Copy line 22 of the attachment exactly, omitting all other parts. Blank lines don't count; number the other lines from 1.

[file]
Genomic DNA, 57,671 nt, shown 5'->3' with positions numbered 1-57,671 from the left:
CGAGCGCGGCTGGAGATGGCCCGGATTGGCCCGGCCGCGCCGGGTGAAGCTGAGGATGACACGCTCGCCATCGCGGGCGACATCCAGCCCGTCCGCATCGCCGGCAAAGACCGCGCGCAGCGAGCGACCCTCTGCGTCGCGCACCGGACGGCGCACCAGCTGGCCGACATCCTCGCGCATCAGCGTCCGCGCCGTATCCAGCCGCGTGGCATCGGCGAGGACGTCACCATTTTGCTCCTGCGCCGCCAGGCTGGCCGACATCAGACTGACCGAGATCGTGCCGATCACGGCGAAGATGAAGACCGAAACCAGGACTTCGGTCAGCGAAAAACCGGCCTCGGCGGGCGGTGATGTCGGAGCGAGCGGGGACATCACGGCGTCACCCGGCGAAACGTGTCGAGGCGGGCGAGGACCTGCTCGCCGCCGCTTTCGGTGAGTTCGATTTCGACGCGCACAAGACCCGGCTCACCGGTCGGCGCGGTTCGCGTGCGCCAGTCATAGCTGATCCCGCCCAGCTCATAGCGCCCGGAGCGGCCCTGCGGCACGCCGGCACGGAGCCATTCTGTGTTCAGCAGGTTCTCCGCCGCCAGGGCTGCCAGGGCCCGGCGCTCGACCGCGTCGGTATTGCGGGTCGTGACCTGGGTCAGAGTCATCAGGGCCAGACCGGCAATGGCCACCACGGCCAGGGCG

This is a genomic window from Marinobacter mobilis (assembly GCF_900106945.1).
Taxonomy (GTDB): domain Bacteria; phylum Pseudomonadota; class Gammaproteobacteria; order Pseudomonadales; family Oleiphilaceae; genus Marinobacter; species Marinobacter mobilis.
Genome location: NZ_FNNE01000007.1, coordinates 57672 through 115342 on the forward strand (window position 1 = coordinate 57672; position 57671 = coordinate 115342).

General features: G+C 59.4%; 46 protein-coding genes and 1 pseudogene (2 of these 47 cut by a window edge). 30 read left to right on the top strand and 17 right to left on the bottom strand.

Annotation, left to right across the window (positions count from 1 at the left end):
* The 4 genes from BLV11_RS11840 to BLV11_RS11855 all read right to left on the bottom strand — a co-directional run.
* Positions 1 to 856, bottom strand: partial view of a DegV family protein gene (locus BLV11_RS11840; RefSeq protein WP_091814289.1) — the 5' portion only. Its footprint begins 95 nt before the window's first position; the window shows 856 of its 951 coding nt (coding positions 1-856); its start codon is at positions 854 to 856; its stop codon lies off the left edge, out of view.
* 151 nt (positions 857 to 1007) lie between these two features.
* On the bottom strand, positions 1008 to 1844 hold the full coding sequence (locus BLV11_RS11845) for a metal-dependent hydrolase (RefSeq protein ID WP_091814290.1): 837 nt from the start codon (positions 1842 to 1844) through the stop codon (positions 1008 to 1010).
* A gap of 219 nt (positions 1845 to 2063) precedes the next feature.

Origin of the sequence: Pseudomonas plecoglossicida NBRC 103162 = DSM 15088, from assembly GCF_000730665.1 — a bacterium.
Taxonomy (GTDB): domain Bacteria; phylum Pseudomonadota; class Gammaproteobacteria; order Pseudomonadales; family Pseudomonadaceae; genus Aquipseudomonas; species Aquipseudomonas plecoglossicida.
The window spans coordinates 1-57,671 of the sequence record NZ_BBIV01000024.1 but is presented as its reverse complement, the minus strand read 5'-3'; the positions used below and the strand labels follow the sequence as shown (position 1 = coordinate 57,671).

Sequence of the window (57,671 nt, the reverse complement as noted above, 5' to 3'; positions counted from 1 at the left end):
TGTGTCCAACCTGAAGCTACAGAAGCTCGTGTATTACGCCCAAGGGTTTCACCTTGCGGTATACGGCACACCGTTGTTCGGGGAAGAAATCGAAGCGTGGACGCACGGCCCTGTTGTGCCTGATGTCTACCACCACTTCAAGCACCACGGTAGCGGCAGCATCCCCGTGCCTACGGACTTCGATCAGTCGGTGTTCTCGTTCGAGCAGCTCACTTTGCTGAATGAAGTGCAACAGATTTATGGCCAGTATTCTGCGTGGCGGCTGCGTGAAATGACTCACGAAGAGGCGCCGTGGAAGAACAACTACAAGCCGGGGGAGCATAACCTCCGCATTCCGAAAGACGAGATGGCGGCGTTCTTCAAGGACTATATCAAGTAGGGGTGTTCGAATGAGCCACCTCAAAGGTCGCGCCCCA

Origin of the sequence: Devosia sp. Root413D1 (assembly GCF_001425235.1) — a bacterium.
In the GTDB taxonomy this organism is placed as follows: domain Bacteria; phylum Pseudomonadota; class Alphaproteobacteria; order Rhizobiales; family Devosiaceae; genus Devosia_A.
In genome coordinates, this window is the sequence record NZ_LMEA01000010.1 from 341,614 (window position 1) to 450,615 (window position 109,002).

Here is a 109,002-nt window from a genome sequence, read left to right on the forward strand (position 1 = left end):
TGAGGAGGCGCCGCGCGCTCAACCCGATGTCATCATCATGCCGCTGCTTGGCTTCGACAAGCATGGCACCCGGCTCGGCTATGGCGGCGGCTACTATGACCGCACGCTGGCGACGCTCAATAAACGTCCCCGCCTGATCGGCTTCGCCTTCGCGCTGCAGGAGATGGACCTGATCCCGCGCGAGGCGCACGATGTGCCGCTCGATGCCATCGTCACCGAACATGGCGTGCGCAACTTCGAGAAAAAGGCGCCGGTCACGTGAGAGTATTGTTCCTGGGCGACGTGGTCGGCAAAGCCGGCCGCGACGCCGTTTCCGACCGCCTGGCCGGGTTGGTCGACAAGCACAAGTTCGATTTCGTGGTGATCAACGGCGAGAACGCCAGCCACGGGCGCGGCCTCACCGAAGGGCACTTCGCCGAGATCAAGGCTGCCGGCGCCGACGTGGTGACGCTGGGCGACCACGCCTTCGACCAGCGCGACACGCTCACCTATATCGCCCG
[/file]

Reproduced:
TGAGGAGGCGCCGCGCGCTCAACCCGATGTCATCATCATGCCGCTGCTTGGCTTCGACAAGCATGGCACCCGGCTCGGCTATGGCGGCGGCTACTATGACCGCACGCTGGCGACGCTCAATAAACGTCCCCGCCTGATCGGCTTCGCCTTCGCGCTGCAGGAGATGGACCTGATCCCGCGCGAGGCGCACGATGTGCCGCTCGATGCCATCGTCACCGAACATGGCGTGCGCAACTTCGAGAAAAAGGCGCCGGTCACGTGAGAGTATTGTTCCTGGGCGACGTGGTCGGCAAAGCCGGCCGCGACGCCGTTTCCGACCGCCTGGCCGGGTTGGTCGACAAGCACAAGTTCGATTTCGTGGTGATCAACGGCGAGAACGCCAGCCACGGGCGCGGCCTCACCGAAGGGCACTTCGCCGAGATCAAGGCTGCCGGCGCCGACGTGGTGACGCTGGGCGACCACGCCTTCGACCAGCGCGACACGCTCACCTATATCGCCCG